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Rev. Jami Anderson went with Clergy from Wyoming on a pilgrimage to Israel. Here are her impressions.
From the airplane – a land dotted with white – sheep, houses, rocks? I later learn that white limestone is everywhere. The villages are white buildings on the hillsides, almost indistinguishable from the rocks strewn about on the ground.
In this land where Christ lived – walked, talked, taught, performed miracles, died and was buried – Where are the Christians today?
Apart from tour busses spewing out hundreds of Christians each day at “holy” sites – this is a land populated by Palestinian Muslims and Jews. I have never before experienced being in a land where the Christian population wasn’t dominant.
After two days of being told I was “Entering a Holy Site, Please refrain from talking and act respectfully” – I have realized that it is us – we who are traveling together that are holy. When we enter the churches, monasteries, and ruins – we are bringing holiness to that place. We are the holy.
Is this land truly the only place where God intimately worked with, instructed, and guided a people? I find it hard to accept that this limited area of land is the only place where God has entered into relationship with humankind.
This land does inspire intimacy - the gentle hills, the fertile soil, the rain, rivers, and lakes. It seems to be a life-giving land.
And yet, we visit ruins with up to 56 layers of civilizations that have been demolished and destroyed. Warring over trade routes and land has plagued this area since the beginning of civilization.
From the beginning of scripture God has warned the oppressed not to forget that they were once oppressed that they might not become oppressors themselves – to always remember that they were once aliens in the land. The Jewish people of Israel have forgotten.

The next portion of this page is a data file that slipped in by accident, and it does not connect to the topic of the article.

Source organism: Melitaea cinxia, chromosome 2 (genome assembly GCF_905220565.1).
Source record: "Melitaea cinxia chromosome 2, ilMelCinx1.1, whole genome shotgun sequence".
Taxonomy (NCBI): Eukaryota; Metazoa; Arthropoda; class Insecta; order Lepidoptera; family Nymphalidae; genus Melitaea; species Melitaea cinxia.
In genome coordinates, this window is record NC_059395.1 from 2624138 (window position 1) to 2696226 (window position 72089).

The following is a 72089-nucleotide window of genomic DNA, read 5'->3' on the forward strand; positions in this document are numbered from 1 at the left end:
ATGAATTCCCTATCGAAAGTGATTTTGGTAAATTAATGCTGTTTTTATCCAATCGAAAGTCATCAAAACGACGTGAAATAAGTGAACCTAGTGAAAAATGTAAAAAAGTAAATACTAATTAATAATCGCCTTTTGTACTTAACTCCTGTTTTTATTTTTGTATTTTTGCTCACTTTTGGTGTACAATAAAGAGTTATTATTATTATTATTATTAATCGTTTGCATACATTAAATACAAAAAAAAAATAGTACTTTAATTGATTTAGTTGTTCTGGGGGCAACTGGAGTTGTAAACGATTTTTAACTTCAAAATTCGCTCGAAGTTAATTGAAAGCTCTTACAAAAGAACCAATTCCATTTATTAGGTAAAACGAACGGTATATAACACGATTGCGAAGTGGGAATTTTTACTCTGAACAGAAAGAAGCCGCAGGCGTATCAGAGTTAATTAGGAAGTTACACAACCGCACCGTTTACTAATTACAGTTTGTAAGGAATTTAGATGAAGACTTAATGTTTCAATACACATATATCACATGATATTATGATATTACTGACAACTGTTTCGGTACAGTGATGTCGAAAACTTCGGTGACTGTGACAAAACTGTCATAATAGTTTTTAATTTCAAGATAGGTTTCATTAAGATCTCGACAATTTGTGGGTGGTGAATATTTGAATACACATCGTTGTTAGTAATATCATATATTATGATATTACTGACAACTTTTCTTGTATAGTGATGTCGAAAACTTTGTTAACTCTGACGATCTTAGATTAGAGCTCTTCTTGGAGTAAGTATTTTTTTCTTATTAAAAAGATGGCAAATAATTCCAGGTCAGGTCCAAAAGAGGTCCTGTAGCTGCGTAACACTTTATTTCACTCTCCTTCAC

Not sure what I think of the hundreds waiting in line to touch a rock where Jesus was born and a rock where he was laid in the tomb and a rock where his crucifixion took place. The sites are gaudy, the crowds interesting, the buildings around developed beyond any semblance to picture books or Christmas card scenes.
I think there are more of us visiting the crucifixion site today than would have been around on the day of the actual crucifixion.
The churches built on every possible holy spot aren’t there for worshipping communities. Rather – we enter, take pictures, say a quick prayer, perhaps sing a song or two. Why then are they churches?
I like Qumran – out in the desert. It reminds me of Hells Half Acre. There are no churches or monasteries or large developments. I like the openness.
I looked at us trooping along the streets of Jerusalem on a rainy afternoon and my heart was warmed. It was the end of our time together and there we were, traveling two by two – with our “buddies”, helping the slower along, supporting each other. We truly did look like pilgrims on a pilgrimage.
As Marilyn Engstrom preached to us at our closing Eucharist – maybe we did enter into Kairos time for a few days. Our lives entered into Christ’s time – in a fellowship with the past and present. It was for good.
Andrew's in the Pines Episcopal Church